Is That a Rain Forest in Your Gas Tank?

By Rebecca Horne | December 8, 2010 12:38 pm

While palm oil biofuel production is a major source of income for Malaysia, clear-cutting the rain forest for the palm plantations also has dramatic ecological and social costs. Palm oil biofuel production growth is fuelling the rapid clearing of the most biodiverse tropical forest in the world, endangering species that need this habitat. In addition, forests contain large quantities of carbon which are released when they are burnt to make space for farming. Photographer Daniel Kukla started photographing the palm plantations in Borneo in October 2010:

“For me, the word ‘Borneo’ conjured up vivid dreams of lush impenetrable rain forests teeming with life. Upon my arrival to the island of Borneo I was confronted by the reality of this place where huge tracts of old growth rain forest have been cleared for oil palm plantations. After many long drives through the countryside seeing only palm plantations, I wanted to see the landscape might look like from a different vantage point. I took a small propeller plane around the southern part of Sabah to get this aerial shot. Despite the strange beauty to the verdant parallel lines and snaking dirt roads, I felt a sinking feeling while I was photographing. So much has already been lost and the plantations continue to eat away into the landscape.”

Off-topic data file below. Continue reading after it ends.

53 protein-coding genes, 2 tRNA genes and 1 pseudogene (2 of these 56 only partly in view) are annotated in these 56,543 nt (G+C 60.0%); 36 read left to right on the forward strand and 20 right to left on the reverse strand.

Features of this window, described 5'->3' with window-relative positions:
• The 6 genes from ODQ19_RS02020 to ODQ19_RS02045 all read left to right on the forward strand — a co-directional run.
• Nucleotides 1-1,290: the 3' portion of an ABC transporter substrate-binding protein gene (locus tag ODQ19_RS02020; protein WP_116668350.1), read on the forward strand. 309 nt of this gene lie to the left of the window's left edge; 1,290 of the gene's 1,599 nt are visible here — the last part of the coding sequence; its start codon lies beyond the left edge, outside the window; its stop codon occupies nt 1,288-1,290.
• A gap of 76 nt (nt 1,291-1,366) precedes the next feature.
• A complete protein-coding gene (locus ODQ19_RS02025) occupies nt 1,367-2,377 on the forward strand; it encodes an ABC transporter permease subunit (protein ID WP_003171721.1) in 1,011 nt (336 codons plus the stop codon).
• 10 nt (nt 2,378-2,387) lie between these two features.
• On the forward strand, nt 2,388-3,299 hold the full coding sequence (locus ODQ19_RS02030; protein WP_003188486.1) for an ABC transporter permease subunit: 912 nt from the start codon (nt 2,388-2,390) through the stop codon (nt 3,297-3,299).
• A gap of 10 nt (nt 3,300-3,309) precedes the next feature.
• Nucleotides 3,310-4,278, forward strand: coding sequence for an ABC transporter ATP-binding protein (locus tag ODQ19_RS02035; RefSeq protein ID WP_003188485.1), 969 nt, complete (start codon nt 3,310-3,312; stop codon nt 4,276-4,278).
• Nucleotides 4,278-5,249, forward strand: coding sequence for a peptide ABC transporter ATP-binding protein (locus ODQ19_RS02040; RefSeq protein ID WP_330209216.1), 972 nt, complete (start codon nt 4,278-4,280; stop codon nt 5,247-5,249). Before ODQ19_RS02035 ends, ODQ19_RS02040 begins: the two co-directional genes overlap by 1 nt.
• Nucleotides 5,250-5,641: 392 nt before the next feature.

Established and highly productive stands of oil palm in Sabah, Malaysia, 2010.


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About Rebecca Horne

Rebecca Horne ( is an artist, multi-platform freelance writer, and award-winning photography director. She launched Visual Science for in March 2010. She also writes about science and photography for The WallStreet Journal. You can reach her at


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